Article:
Aaron Kinney offers an exemplary object lesson in the common mistake of elevating theory over observation. This is made even more amusing by his numerous errors in logic and reading comprehension, some of which appear to border on overt intellectual dishonesty. Of course, he’s an atheist, so there’s no moral reason he shouldn’t dissemble if he feels the need to do so. Consider:
To Vox, rape is only immoral if you subscribe to the arbitrary dictates of an Abrahamic creator-God. Also, Vox thinks that everyone is owned not by themselves, but by God. So much for the libertarian concept of self-ownership!
No, it is self-evident that one can only claim that rape is immoral if one subscribes to a coherent moral code which presents a rational basis for universality, (or at the very least makes a claim, however dubious, to universality). As I have demonstrated, many individuals, past and present, have subscribed to coherent moral codes which do not consider rape to be immoral or consider it at most to be a petty crime worthy of minor compensation. Most people today do not even pretend to subscribe to a coherent moral code; they make arbitrary decisions based on their feelings at the time. Christians are one of the very few groups who possess a coherent moral code which presents a rational basis for universality – I note that this assertion is supported by a vast panoply of non-Christian intellectuals, past and present. Aaron also conveniently leaves out that I expressly stated that there may be other such moral codes, but neither Aaron nor anyone else has even attempted to present one.
Despite 17 years of Christian fundamentalism, Aaron managed to somehow miss the very basis for Jesus Christ’s sacrifice. In fact, Vox does not think that everyone is owned by themselves, but by Satan. Jesus Christ had to die in order to pay the price to redeem humanity, hence the phrase “Blessed Redeemer” that appears in so many Christian hymns. I recommend a children’s book called “The Lion, The Witch and The Wardrobe” which might help Aaron understand this concept; if the book is too difficult, I’m told there is a movie which makes much the same point. (Before Aaron tries to misquote my own words against me, I note that the word “rightly” is an adverb, which modifies the verb “belongs”. Apparently he’s as good with grammar as he is with theology.)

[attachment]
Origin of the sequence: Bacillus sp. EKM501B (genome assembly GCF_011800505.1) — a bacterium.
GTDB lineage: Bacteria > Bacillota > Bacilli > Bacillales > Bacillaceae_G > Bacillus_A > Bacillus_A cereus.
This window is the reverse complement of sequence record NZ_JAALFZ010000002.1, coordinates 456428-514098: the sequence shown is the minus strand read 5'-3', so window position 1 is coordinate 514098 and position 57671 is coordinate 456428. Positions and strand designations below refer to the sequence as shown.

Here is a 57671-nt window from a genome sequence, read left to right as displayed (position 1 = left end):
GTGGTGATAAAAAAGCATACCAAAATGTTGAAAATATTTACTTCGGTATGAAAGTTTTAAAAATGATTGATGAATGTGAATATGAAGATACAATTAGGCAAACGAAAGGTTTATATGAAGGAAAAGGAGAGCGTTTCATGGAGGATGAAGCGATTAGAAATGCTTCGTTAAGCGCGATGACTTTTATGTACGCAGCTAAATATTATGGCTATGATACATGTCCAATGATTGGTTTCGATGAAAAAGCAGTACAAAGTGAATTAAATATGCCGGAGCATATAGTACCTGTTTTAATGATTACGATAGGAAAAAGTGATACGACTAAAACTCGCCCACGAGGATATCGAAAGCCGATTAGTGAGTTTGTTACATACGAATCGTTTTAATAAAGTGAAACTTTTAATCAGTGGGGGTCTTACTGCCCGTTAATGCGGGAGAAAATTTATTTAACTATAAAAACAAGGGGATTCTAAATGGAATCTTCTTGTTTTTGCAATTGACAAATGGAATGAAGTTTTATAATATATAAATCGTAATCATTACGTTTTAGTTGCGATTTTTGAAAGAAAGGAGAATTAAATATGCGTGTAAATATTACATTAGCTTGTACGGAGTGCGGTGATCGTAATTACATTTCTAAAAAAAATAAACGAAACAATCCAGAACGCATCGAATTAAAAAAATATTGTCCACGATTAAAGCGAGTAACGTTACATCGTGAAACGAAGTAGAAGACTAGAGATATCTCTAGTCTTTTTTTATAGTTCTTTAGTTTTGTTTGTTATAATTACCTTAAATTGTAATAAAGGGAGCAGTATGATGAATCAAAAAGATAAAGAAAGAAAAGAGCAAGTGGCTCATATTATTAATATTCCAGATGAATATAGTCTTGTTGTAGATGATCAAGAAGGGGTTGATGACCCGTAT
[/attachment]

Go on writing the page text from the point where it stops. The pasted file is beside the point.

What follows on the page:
As for the libertarian concept of self-ownership, one always has the right to sell oneself to another individual.
Vox thinks that if a woman flirts with a man, then he can fuck her and she has no grounds for protest. Where are the libertarian values of non-coercion, individuality, and the right to self? And how does Vox define “traditional Western morality” anyway? I’m assuming he means Christian morality, which isn’t a morality at all, but an arbitrary dictate from an all-powerful authority figure (again, where are the libertarian values? Libertarians don’t blindly submit to self-appointed authority figures and their dictates). But I would contend that Christian morality is not “traditional Western morality.” If anything, Biblical morality could be called “traditional Middle-Eastern morality,” but that’s quite a bit different.
Vox does not think that, Vox has never written that and Aaron is guilty of exaggeration at best, outright lying at worst. As for the question, I might as easily retort: where are the libertarian values of self-responsibility and independence, not to mention justice, in taking exception to the statement that a woman is responsible for the consequences of her actions? The contention that traditional Western morality is not synonymous with and largely derived from Christian morality is willfully and demonstrably absurd and anyone with even a modicum of historical knowledge must consider it laughable. The equation of Christianity with blindness is an unsupported assertion, while the one equating a postulated ultimate authority – aka God – with a “self-appointed authority figure” is a dishonest and illogical caricature. If God as described exists, he is the legitimate and ultimate authority. If he does not exist, then how can he appoint himself?
Eventually, Vox makes his anti-libertarianism quite clear:
As I have previously asserted, most atheist and agnostic morality is parasitical, the cultural residue of previous generations.
Vox has really put himself in a bad spot here. First of all, he accidentally declared with a proverbial bullhorn that he either doesn’t understand, or he totally rejects libertarianism. Secondly, he sets up a straw man about atheism. Atheism, in itself, has nothing to say about morality…. I would pay money to see a “might = right” moral code that is truly derived from the negative claim of atheism.
Along with his difficulties with grammar and theology, Aaron demonstrates a failure to grasp the concept of intellectual vaccuums and the nature of the things that tend to fill them. And yet, he sees the same vaccuum I do, indeed, all he does here is repeat what I have previously stated on a number of occasions: atheism has nothing to say about morality. The atheist is provided no basis with which to condemn rape or any other evil by his atheism, and because he lacks this basis, he is therefore forced to rely on concepts such as “might makes right” when he wishes to condemn the action of another but is unwilling to play moral parasite and piggyback on the morality of others.